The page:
Images can help others visualize and remember the work we do.  And the words we use are equally important.

Think about how we all communicate with our friends and family. I receive dozens of text messages and emails every day but seldom do I receive a really poignant picture or story. When I do, I take my time reviewing the words and images and I can usually recall the storyline long after I’ve deleted the message.

At AFP Congress last week, I had the pleasure of attending Tony Elischer’s session about Stories, Emotions and Connections. Tony is so passionate about taking every opportunity to allow donors to feel the raw human emotions behind their reasons for supporting your cause.

He reminded us that our brains can recall images (and the emotions triggered by images) long after the stats and facts have been forgotten.

We’ve all heard the expression, ”A picture is worth a thousand words,” but never is that more true than when you are communicating with your donors.

Yet we continue to bombard them with text heavy newsletters, websites and reports! Tony encouraged us to think about which characters make-up our own organization’s story and how we can use images to communicate our mission and vision.

Why not create a storybook instead of an annual report? Replace statistics and bullet lists with images and think about how you can help bring to life your organization’s work.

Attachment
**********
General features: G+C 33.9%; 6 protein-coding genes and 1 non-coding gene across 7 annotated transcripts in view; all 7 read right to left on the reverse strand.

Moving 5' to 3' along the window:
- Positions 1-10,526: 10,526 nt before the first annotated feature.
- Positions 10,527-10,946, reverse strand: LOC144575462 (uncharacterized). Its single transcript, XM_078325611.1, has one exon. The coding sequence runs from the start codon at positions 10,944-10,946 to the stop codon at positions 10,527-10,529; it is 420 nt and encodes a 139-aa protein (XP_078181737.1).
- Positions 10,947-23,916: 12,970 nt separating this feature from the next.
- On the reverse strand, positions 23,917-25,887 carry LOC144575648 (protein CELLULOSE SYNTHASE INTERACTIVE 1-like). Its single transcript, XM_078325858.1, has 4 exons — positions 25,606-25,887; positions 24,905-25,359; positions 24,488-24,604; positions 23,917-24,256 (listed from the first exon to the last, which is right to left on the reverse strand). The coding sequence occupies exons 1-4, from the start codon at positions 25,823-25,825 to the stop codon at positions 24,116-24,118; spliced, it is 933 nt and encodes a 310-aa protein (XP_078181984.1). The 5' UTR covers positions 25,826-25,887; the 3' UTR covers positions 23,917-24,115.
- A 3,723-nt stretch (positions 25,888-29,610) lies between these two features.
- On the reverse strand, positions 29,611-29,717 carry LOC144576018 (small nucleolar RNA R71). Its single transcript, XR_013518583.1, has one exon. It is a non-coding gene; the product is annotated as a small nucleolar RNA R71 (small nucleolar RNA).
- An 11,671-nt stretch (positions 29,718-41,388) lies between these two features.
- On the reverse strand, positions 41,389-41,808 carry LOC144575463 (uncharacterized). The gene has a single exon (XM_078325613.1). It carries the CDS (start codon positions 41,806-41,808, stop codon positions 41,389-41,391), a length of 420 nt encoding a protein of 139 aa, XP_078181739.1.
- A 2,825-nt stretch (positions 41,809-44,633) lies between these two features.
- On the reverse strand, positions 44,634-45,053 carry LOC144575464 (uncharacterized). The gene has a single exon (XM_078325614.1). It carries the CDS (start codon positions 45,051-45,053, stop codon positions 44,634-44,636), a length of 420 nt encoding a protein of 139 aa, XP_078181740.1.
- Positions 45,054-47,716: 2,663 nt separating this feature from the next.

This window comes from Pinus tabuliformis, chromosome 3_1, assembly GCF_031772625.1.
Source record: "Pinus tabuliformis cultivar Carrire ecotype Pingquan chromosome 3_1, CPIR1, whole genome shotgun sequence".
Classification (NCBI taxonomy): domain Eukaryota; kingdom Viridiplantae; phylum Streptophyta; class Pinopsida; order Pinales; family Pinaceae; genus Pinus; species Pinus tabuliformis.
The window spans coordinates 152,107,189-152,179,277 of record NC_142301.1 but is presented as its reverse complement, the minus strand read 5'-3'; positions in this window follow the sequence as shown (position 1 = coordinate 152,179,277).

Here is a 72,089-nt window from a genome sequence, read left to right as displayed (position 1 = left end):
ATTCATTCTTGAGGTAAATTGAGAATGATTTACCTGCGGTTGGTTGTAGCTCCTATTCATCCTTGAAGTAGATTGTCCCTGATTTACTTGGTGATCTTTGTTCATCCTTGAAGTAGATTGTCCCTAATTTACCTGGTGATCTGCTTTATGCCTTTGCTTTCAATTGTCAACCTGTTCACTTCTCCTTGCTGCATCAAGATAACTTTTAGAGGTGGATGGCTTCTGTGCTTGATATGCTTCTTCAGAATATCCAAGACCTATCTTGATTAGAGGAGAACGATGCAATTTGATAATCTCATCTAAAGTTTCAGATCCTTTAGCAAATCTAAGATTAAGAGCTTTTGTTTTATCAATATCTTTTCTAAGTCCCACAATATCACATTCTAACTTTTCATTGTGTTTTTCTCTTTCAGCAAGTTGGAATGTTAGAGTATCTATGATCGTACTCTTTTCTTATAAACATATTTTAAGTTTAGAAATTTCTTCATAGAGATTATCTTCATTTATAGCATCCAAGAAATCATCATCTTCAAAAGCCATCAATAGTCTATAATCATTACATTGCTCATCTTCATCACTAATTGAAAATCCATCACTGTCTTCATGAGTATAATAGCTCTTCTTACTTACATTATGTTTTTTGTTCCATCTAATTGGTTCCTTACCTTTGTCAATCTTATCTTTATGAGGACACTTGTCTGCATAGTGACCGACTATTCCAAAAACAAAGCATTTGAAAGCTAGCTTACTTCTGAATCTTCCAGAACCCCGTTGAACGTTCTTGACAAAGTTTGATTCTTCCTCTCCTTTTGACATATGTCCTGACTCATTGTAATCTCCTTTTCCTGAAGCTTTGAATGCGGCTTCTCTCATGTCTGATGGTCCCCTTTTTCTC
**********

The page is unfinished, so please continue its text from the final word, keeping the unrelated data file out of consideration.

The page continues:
Maya Angelou said, “I’ve learned that people will forget what you said, people will forget what you did, but people will never forget how you made them feel.”  Ask yourself what story your pictures are telling and what emotions are being conveyed.

At Good Works, we believe that connecting with your donor’s heart and soul is the key to your fundraising success. You can do that by telling a great story, using images to convey emotion and speaking from the heart.

I trust that Tony will not mind my sharing one of the fantastic examples of how the words you use can quite literally transform your message.  The brilliant example above was produced by Purplefeather in the UK.

This blog post is part of Good Works’ 2012 AFP Congress Round-Up series.  Don’t miss it as five members of our team share insights gleaned and lessons learned from this annual fundraising event.

This post was written by Heather Brown, former Philanthropic Counsel at Good Works and fundraiser extraordinaire.